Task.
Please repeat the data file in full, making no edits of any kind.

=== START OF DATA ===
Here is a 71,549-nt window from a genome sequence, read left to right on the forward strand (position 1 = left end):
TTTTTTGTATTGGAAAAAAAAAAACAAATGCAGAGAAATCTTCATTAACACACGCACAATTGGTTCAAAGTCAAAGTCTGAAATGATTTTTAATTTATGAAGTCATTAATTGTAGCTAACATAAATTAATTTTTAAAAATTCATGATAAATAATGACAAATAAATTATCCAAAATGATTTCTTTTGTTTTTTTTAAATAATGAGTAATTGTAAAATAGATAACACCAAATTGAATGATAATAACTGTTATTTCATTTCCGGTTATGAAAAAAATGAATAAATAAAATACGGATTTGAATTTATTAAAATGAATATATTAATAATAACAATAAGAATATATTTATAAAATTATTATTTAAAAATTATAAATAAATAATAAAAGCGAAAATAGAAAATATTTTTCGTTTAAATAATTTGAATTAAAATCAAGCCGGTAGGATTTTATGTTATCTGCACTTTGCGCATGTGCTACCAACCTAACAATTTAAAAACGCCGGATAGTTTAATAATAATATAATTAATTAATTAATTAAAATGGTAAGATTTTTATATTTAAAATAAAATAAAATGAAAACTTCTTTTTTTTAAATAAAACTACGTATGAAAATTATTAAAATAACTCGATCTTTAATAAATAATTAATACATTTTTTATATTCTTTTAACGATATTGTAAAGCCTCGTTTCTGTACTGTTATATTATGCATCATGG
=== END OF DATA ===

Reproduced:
Here is a 71,549-nt window from a genome sequence, read left to right on the forward strand (position 1 = left end):
TTTTTTGTATTGGAAAAAAAAAAACAAATGCAGAGAAATCTTCATTAACACACGCACAATTGGTTCAAAGTCAAAGTCTGAAATGATTTTTAATTTATGAAGTCATTAATTGTAGCTAACATAAATTAATTTTTAAAAATTCATGATAAATAATGACAAATAAATTATCCAAAATGATTTCTTTTGTTTTTTTTAAATAATGAGTAATTGTAAAATAGATAACACCAAATTGAATGATAATAACTGTTATTTCATTTCCGGTTATGAAAAAAATGAATAAATAAAATACGGATTTGAATTTATTAAAATGAATATATTAATAATAACAATAAGAATATATTTATAAAATTATTATTTAAAAATTATAAATAAATAATAAAAGCGAAAATAGAAAATATTTTTCGTTTAAATAATTTGAATTAAAATCAAGCCGGTAGGATTTTATGTTATCTGCACTTTGCGCATGTGCTACCAACCTAACAATTTAAAAACGCCGGATAGTTTAATAATAATATAATTAATTAATTAATTAAAATGGTAAGATTTTTATATTTAAAATAAAATAAAATGAAAACTTCTTTTTTTTAAATAAAACTACGTATGAAAATTATTAAAATAACTCGATCTTTAATAAATAATTAATACATTTTTTATATTCTTTTAACGATATTGTAAAGCCTCGTTTCTGTACTGTTATATTATGCATCATGG